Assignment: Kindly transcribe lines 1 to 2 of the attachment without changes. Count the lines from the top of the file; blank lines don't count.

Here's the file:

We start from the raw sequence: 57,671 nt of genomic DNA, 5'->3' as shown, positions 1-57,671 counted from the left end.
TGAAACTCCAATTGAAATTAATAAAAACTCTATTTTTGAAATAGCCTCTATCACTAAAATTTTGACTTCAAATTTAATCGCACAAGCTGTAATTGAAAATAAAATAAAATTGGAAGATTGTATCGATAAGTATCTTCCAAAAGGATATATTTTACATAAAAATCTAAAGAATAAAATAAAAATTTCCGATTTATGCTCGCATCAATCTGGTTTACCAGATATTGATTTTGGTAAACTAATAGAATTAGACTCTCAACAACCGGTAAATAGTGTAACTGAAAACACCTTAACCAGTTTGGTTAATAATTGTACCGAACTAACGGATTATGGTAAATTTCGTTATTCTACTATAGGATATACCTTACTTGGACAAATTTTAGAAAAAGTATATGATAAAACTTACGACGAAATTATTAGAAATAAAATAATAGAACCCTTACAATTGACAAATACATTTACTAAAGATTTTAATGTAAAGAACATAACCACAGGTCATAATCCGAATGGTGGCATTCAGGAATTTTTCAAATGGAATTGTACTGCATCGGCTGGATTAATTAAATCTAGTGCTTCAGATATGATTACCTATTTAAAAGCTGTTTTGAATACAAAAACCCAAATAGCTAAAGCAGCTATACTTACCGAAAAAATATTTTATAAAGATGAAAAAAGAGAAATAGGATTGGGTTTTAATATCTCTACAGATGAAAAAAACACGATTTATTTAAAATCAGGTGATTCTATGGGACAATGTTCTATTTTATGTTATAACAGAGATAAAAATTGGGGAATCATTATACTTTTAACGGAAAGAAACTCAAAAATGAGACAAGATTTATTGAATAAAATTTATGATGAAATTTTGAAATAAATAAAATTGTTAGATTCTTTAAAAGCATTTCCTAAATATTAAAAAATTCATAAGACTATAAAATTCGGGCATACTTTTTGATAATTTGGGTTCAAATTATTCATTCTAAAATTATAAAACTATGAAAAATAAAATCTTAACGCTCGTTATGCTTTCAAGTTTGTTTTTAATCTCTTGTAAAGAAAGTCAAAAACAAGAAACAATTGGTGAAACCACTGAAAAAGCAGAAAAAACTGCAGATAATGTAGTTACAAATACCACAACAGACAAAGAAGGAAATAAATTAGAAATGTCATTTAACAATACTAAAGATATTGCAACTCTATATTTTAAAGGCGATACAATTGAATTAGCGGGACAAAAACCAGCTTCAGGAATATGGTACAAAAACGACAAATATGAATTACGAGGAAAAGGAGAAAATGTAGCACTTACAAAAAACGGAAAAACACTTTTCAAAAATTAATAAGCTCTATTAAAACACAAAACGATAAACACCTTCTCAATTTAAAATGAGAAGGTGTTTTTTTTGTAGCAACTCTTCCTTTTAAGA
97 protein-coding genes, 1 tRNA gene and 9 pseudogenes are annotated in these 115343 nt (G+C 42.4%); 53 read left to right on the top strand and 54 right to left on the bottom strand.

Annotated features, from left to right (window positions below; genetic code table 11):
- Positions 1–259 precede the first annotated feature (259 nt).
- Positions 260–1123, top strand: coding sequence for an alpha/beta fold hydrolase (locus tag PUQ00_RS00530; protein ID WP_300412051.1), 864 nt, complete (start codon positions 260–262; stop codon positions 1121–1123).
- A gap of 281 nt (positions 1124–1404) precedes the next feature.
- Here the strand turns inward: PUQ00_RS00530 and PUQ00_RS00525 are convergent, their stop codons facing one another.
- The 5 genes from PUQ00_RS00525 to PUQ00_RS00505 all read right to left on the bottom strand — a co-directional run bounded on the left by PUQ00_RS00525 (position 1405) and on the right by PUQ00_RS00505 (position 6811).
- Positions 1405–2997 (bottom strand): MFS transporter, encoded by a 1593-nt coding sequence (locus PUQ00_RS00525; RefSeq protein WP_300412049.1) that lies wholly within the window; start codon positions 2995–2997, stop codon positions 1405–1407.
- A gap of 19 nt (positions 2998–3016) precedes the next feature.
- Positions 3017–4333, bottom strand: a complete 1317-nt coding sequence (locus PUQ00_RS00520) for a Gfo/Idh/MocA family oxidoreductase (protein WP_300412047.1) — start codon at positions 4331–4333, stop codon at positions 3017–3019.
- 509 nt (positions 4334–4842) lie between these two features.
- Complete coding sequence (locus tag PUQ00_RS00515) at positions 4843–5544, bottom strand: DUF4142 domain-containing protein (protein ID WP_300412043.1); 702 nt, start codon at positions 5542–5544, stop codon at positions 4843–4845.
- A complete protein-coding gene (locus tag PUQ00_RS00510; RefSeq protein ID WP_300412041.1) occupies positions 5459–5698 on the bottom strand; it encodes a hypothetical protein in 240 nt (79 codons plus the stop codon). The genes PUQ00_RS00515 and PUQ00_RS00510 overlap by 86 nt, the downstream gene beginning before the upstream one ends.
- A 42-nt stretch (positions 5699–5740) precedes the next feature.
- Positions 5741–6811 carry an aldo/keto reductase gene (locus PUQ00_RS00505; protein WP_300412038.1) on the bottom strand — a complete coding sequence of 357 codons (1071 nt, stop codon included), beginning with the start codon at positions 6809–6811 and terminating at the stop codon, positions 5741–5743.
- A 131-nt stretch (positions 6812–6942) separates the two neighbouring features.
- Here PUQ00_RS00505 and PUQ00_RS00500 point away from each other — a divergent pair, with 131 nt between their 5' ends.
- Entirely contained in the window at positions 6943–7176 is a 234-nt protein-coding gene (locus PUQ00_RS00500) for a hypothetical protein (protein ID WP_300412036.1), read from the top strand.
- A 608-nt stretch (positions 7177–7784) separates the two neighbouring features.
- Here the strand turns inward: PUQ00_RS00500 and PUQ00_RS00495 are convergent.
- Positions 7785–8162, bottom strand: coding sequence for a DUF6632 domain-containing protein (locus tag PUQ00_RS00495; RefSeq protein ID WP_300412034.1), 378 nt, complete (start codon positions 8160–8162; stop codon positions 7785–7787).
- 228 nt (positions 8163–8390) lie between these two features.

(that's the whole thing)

We start from the raw sequence: 57,671 nt of genomic DNA, 5'->3' as shown, positions 1-57,671 counted from the left end.
TGAAACTCCAATTGAAATTAATAAAAACTCTATTTTTGAAATAGCCTCTATCACTAAAATTTTGACTTCAAATTTAATCGCACAAGCTGTAATTGAAAATAAAATAAAATTGGAAGATTGTATCGATAAGTATCTTCCAAAAGGATATATTTTACATAAAAATCTAAAGAATAAAATAAAAATTTCCGATTTATGCTCGCATCAATCTGGTTTACCAGATATTGATTTTGGTAAACTAATAGAATTAGACTCTCAACAACCGGTAAATAGTGTAACTGAAAACACCTTAACCAGTTTGGTTAATAATTGTACCGAACTAACGGATTATGGTAAATTTCGTTATTCTACTATAGGATATACCTTACTTGGACAAATTTTAGAAAAAGTATATGATAAAACTTACGACGAAATTATTAGAAATAAAATAATAGAACCCTTACAATTGACAAATACATTTACTAAAGATTTTAATGTAAAGAACATAACCACAGGTCATAATCCGAATGGTGGCATTCAGGAATTTTTCAAATGGAATTGTACTGCATCGGCTGGATTAATTAAATCTAGTGCTTCAGATATGATTACCTATTTAAAAGCTGTTTTGAATACAAAAACCCAAATAGCTAAAGCAGCTATACTTACCGAAAAAATATTTTATAAAGATGAAAAAAGAGAAATAGGATTGGGTTTTAATATCTCTACAGATGAAAAAAACACGATTTATTTAAAATCAGGTGATTCTATGGGACAATGTTCTATTTTATGTTATAACAGAGATAAAAATTGGGGAATCATTATACTTTTAACGGAAAGAAACTCAAAAATGAGACAAGATTTATTGAATAAAATTTATGATGAAATTTTGAAATAAATAAAATTGTTAGATTCTTTAAAAGCATTTCCTAAATATTAAAAAATTCATAAGACTATAAAATTCGGGCATACTTTTTGATAATTTGGGTTCAAATTATTCATTCTAAAATTATAAAACTATGAAAAATAAAATCTTAACGCTCGTTATGCTTTCAAGTTTGTTTTTAATCTCTTGTAAAGAAAGTCAAAAACAAGAAACAATTGGTGAAACCACTGAAAAAGCAGAAAAAACTGCAGATAATGTAGTTACAAATACCACAACAGACAAAGAAGGAAATAAATTAGAAATGTCATTTAACAATACTAAAGATATTGCAACTCTATATTTTAAAGGCGATACAATTGAATTAGCGGGACAAAAACCAGCTTCAGGAATATGGTACAAAAACGACAAATATGAATTACGAGGAAAAGGAGAAAATGTAGCACTTACAAAAAACGGAAAAACACTTTTCAAAAATTAATAAGCTCTATTAAAACACAAAACGATAAACACCTTCTCAATTTAAAATGAGAAGGTGTTTTTTTTGTAGCAACTCTTCCTTTTAAGA